Here at the Task Force, we normally look at bribery and corruption on a massive scale. Rulers like Teodoro Obiang or Muammar Gaddafi steal billions of dollars from their own people, often to fuel their own lavish lifestyles. However, this is not the only way that bribery and corruption can affect society in the developing world on a large-scale. The problem of required small-scale bribery for basic services is endemic in many places around the world. This type of activity is often very difficult to wipe out, because of how pervasive is it on the micro-level. The New York Times covered one pair of web activists who are trying to make a difference on this front:
The going rate to get a child who has already passed the entrance requirements into high school in Nairobi, Kenya? 20,000 shillings.
The expense of obtaining a driver’s license after having passed the test in Karachi, Pakistan? 3,000 rupees.
Such is the price of what Swati Ramanathan calls “retail corruption,” the sort of nickel-and-dime bribery, as opposed to large-scale graft, that infects everyday life in so many parts of the world.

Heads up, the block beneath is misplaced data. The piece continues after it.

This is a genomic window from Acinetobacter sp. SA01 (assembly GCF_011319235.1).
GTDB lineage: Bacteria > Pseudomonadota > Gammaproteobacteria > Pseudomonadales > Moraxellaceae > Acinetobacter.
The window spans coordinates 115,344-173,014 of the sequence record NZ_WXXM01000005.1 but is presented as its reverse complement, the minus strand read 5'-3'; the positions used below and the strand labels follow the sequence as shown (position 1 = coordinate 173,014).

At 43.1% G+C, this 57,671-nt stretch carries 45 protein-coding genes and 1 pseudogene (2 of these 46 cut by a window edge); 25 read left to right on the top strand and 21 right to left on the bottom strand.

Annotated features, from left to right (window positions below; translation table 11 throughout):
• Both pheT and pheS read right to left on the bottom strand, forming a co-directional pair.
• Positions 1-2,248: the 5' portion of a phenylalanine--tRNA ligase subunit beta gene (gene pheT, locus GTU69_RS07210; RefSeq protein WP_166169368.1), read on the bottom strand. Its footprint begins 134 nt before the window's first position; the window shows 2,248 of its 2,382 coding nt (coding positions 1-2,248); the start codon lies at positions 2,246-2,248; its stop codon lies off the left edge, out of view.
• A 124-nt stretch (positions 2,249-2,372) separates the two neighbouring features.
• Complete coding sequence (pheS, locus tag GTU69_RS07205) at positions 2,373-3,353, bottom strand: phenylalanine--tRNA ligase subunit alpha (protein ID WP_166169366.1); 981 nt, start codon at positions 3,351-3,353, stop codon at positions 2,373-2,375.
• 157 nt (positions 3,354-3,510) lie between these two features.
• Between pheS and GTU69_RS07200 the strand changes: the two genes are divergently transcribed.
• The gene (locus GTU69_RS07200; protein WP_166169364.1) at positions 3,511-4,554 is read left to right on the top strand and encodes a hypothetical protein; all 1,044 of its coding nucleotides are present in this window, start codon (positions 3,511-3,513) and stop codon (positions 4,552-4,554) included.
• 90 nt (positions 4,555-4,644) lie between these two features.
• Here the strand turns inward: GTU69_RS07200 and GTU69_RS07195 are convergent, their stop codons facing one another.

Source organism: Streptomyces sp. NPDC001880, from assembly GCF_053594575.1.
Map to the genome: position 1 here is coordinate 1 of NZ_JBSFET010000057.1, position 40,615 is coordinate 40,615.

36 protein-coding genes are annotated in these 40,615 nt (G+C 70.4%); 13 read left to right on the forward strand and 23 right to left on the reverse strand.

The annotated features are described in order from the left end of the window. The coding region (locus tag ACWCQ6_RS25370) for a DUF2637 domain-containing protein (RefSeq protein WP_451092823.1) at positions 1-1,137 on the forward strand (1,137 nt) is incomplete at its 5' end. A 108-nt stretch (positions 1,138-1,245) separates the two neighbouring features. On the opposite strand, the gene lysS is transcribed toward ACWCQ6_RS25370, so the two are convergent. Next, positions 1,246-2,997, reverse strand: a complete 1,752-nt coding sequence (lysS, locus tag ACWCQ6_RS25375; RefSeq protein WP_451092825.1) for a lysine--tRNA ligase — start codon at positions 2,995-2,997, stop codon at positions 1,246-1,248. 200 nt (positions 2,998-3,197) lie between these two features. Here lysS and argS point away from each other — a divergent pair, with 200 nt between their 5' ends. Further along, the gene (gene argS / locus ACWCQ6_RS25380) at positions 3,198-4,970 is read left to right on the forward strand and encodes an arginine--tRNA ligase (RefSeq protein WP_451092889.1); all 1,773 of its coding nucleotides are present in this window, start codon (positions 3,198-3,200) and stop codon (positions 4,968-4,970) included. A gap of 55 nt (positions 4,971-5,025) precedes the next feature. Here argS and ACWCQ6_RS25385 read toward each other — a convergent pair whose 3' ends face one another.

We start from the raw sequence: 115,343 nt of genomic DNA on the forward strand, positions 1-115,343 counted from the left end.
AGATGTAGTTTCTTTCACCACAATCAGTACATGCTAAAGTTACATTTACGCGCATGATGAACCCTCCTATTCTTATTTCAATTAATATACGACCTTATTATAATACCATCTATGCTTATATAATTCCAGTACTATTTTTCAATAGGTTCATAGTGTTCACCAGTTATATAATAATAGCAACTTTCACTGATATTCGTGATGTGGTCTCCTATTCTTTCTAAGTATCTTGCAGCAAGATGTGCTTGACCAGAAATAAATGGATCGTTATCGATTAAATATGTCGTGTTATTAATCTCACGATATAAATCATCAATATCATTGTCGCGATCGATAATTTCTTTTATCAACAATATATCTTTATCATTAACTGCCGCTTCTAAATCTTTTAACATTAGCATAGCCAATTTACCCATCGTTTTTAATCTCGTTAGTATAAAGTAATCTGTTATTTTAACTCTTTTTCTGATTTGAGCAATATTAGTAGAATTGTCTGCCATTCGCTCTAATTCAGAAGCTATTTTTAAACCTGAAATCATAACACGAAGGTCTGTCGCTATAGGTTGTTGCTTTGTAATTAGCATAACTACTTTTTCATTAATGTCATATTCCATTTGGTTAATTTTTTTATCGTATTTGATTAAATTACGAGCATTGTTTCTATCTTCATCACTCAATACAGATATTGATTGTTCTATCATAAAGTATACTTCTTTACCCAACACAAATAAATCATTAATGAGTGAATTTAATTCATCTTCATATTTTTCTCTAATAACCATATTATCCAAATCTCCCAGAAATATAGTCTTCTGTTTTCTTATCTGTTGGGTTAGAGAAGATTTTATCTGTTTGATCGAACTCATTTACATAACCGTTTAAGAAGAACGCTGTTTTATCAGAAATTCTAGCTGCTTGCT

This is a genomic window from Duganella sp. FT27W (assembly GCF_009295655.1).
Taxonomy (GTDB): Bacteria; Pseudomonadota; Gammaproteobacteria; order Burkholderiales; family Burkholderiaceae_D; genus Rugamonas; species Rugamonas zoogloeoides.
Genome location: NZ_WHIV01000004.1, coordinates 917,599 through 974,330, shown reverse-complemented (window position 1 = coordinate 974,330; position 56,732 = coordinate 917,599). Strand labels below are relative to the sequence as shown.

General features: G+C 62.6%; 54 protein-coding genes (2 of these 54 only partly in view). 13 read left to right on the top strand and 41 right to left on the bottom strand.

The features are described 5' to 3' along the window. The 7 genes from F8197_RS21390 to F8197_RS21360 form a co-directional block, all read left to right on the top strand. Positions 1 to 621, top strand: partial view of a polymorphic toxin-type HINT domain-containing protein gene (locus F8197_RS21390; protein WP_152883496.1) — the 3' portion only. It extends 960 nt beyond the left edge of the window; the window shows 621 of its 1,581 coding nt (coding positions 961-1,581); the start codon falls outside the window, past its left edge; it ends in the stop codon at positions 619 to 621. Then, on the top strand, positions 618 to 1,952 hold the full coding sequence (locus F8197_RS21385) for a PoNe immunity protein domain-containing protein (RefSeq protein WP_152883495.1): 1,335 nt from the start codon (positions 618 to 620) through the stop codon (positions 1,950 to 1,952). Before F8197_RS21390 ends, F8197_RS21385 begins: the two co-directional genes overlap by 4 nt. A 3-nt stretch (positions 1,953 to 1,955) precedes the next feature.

Ms. Ramanathan and her husband, Ramesh, along with Sridar Iyengar, set out to change all that in August 2010 when they started ipaidabribe.com, a site that collects anonymous reports of bribes paid, bribes requested but not paid and requests that were expected but not forthcoming.
The article goes into much more detail on how the Ramanathans set out to find a way to combat bribery in the developing world. We’ve seen online technology fuel massive social revolutions over the past few years. The internet has given us an easily accessible tool to organize voices of average people all over the world. Movements like ipaidabribe.com have massive potential to bring about positive social change on the bribery and corruption front. Let’s hope they have the same impact that social media had on revolutionary organizing during the Arab Spring.
Disclaimer: Unless specifically stated to be the views of the Task Force, the opinions expressed on this blog are solely the opinions of the individual blogger and are not necessarily those of the Task Force on Financial Integrity & Economic Development.